The list of dietary threats that trigger Nick’s life-threatening food allergies is precariously long—peanuts, tree nuts, sesame seeds and legumes—and made for a medically complicated childhood. But instead of dwelling on what he good-naturedly shrugs off as his “sob story,” Nick has found a way to make his challenges reflect his benevolent spirit. As a National Teen Advisory Board member for the Food Allergy and Anaphylaxis Network (FAAN) Nick writes encouraging essays about his own experiences. “When I was a kid, living with this was such a big deal,” he explains. “I thought it would be helpful for other kids to read about how I dealt with things.” The varsity soccer midfielder’s experience has also influenced his future goals to become a doctor and follow in the footsteps of the caring medical practitioners who helped him cope and thrive. “I was lucky enough to get into research studies and have been helped by doctors my entire life. Now it’s my plan to do what they did for me.” So perhaps it’s no surprise that the favorite good deed of this top honors student is his Greenwich Hospital volunteer work. “I started off folding clothes in the maternity ward, but I worked my way up to (transporting) patients. It’s more hands-on and I enjoy the more personal connection with the patients.” Now that’s a healthy perspective.
Academy of Information Technology & Engineering
One day, when Hailey was about five, her mom, Michelle, popped in a video of the Celtic dance tour de force Riverdance into the VCR. “[My sister Kelsey and I] sat through the whole thing speechless,” Hailey recalls, “and then we turned around and said, ‘We want to do that.’” Hooked on the tempo, speed and percussive artistry of Celtic dance—where the upper body stays still while the feet tap and kick in syncopated motion—Hailey and her sister have been dancing and competing for Stamford’s Pender-Keady Academy ever since. “Dancing to me is like a drug. If I’m the least bit down, even tired, I just have to go to the studio and everything changes.” Last year, Hailey placed fourth in New England and thirteenth at Nationals, earning a place at the Irish Dance World Championship in Belfast, Northern Ireland. Remarkably, Hailey accomplished that feat with a broken foot, and in considerable pain, “I was so proud to just get up there.”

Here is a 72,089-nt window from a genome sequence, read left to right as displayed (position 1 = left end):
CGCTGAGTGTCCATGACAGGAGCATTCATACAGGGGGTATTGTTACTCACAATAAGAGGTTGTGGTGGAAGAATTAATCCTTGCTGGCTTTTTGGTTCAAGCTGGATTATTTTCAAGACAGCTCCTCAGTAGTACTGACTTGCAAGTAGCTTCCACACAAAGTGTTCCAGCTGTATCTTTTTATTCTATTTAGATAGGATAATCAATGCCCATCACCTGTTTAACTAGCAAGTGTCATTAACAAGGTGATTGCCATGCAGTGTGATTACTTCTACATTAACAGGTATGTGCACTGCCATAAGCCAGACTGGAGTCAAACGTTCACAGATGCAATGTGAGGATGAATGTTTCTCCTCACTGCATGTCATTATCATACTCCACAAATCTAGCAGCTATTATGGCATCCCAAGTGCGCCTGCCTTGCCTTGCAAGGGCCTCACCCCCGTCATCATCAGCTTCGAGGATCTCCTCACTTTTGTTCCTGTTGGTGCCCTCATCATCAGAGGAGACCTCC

Hailey’s just as dedicated when it comes to school. The Harvard Book Award winner and National Honor Society member excels in math and chemistry but her favorite is physical education. (She’s a student aide in that class.) “I know it sounds strange to like gym, but I crave the endorphins.” Hailey hopes to choreograph her future by pairing dance with her interests in science, health and fitness. “Whatever I do, I know that dance will have led me there.”
King Low Heywood Thomas
Even when Daniel looks at mundane objects, he sees artistic possibilities. This year he took a tired old dress shoe from his dad’s closet and turned it into “a hermit crab coming out of the family dog,” he says. His irreverent sculpture won Daniel second prize in the Stamford Art Association’s annual juried student art show. His honored piece was typical of the way this senior experiments in his broad creative life. The talented guitarist, who performs in several ensembles at KLHT, is as musical as he is visually artistic. “One sort of speaks to the other, I think. It all seems to help me find a way of expressing what otherwise can’t be spoken.” Daniel treats the arts like one big personal adventure. Take his attempt at glass blowing: “I wasn’t very good at it, but I like learning new things to see where they take me.” His guitar led him to the mandolin and then, the accordion. “It’s an instrument that doesn’t get a lot of respect, but musically, you can do some pretty cool things with it.”
Daniel does other cool things when he isn’t busy writing original lyrics or taking AP music theory. Active on his school’s debate team and Model UN, Daniel was also captain of KLHT’s cross-country team. Last year he discovered a new and unexpected passion for science in his AP biology class. “I don’t think I ever realized science and the forces of nature could be creative too.”
Stamford High School
As a three-season varsity scholar-athlete, Claire could (and should) be running on empty. Instead, the softball, soccer and indoor track star—who comes from a family of marathon runners—seems to be fueled by adrenaline on, and off, the field. “When I have free time I just don’t know what to do with myself,” she confesses. “I don’t really like having a second with nothing to do.” Claire’s full-speed-ahead approach to life often put her in the role of pinch runner on the Black Knights softball team, but she really excels at indoor track; the long jump, hurdles and the 300 meters are her main events. Claire was understandably thrilled when she qualified for States Class LL Championship in all three events last year. Somehow the seventeen-year-old National Honor Society member manages to squeeze in hours of intense training, while maintaining exceptional grades and finding time to edit a section of the school yearbook. “What I’ve found is, the harder I play at sports, the more focused I am on my school work. The sports clear my head and help me concentrate.” Not that she’s always so serious; Claire likes to channel her inner Martha Stewart making crafts (belts are a specialty), and even runs her own creative summer camp for kids in her Shippan neighborhood. No wonder this good sport’s scant free time is often booked with babysitting gigs.